The Royal Military College of Canada (RMCC) is the only university under direct federal control, thus recent developments there indicate the Harper government's vision for post-secondary education.
This CAUT-commissioned report, whose authors include eminent economist Robin Boadway (an RMCC grad and ardent supporter of the college), describes a number of developments that merit close attention.
The principle of academic self-governance has been eroded at RMCC. For example, promotion decision are being made on the basis of budgetary, rather than academic, considerations. Although in recent years a number of faculty members have been recommended for promotion, the RMCC
declined to action these promotions because of the monetary implications of incumbent based promotions, and that they would not be finalized until the CMCFA [the faculty association] agreed to a new incumbent based promotion policy that includes quotas for professorial ranks
As I understand it, a quota system would not allow any new promotions until existing professors retired. This policy has been implemented in part because the RMCC pay scale mimics that of the federal public service, where a promotion is always accompanied by a salary increase. This is not true in other Canadian universities.
Academic control over hiring is also in question. According to the report, "On at least one occasion the choice made by the appointments committee was over-ruled by an HR participant."
Finally, the RMCC report is consistent with the theory I advanced in this previous post, that Prime Minister Stephen Harper would, if he could, like to end tenure. The reports' authors chose their words carefully:
UT’s [University teachers] do not have tenure, even if they are classified “indeterminate” (vice term) in the federal public service. This was made clear in two legal positions obtained by the CMCFA [faculty association]. The distinction between tenure and indeterminate status is small but real and becomes material when there are federal budgetary issues and Work Force Adjustment requirements.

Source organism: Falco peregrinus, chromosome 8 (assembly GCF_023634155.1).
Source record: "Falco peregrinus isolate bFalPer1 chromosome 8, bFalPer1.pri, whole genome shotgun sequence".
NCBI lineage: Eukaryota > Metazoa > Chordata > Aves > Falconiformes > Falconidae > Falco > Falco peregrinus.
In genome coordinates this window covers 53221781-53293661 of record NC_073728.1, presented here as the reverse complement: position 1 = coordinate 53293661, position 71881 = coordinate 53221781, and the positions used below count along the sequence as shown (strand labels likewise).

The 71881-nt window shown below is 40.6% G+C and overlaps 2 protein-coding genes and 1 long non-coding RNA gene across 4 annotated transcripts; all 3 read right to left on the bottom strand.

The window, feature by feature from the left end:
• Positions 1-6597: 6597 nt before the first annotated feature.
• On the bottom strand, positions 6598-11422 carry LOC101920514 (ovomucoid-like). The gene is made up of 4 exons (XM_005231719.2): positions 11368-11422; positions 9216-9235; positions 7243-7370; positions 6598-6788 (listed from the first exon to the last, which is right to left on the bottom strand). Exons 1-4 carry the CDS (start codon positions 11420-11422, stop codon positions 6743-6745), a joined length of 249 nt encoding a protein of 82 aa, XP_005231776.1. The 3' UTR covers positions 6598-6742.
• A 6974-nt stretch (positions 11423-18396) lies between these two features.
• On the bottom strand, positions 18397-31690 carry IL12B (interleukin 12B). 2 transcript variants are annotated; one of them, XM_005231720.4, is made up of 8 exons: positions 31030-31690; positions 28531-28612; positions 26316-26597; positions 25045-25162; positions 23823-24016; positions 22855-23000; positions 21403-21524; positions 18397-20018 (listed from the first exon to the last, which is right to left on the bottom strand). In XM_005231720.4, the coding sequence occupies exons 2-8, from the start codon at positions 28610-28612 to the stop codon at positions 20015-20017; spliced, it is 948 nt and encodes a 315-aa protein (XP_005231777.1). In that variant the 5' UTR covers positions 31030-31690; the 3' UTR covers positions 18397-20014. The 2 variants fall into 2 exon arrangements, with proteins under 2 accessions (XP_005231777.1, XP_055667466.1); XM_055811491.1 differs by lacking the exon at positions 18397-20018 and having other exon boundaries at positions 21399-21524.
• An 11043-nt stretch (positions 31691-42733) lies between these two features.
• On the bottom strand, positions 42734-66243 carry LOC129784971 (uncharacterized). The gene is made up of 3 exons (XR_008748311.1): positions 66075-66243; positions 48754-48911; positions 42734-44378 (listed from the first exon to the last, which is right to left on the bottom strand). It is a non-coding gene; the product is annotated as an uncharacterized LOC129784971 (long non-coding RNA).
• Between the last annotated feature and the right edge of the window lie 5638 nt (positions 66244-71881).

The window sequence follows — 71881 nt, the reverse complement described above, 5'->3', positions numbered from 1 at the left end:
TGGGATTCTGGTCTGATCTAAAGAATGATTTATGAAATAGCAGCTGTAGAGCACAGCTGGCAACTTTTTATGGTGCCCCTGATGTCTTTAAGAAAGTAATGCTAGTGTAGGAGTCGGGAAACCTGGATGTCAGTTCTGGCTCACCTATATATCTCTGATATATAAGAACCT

In civilian universities, as Nick Rowe describes in this superb post, it is very difficult to fire faculty members. Hence the only way to introduce a new, high-demand program is to expand the university. Indeterminate term contracts solve this problem. No demand for classics? Close the classics department, fire the classics professors, and hire new, young, dynamic professors to teach Leadership Studies.
Some readers might be thinking "But it's RMC. It's not a real university. It couldn't happen at ...." Take a look at these two charts from Statistics Canada's publication Education Indicators in Canada 2012 . The first shows Canadian per-pupil expenditures on primary education. Except in the territories, where the sheer remoteness of many communities makes education very expensive, our costs are only slightly above the OECD average.
The Canadian numbers in the chart above were calculated by taking total spending by universities and dividing by the number of full-time equivalent students. The Canadian average was $25,000 per year in 2008/9, in purchasing power parity adjusted US dollars, whereas the OECD average was under $15,000.
There a lot of problems with this chart. The Canadian numbers are for universities only; the OECD numbers are for the entire post-secondary sector. The numbers confound research, administration, and teaching expenditures. Professors may not be to blame for rising costs - salaries of senior administrators have been increasing more rapidly than professorial salaries in recent years.
But think of how this looks to the average Globe and Mail National Post reader. His son or daughter is an undergraduate student at one of Canada's "leading" universities - sitting in classes of 100, 200, 300, 500 people, having work evaluated by minimally trained teaching assistants, brushed off by indifferent faculty members. He sees this and thinks $25,000 per student? Really?
That the costs are justified by world-class research, world-class faculty and top-notch administration professional and student services will be a hard sell.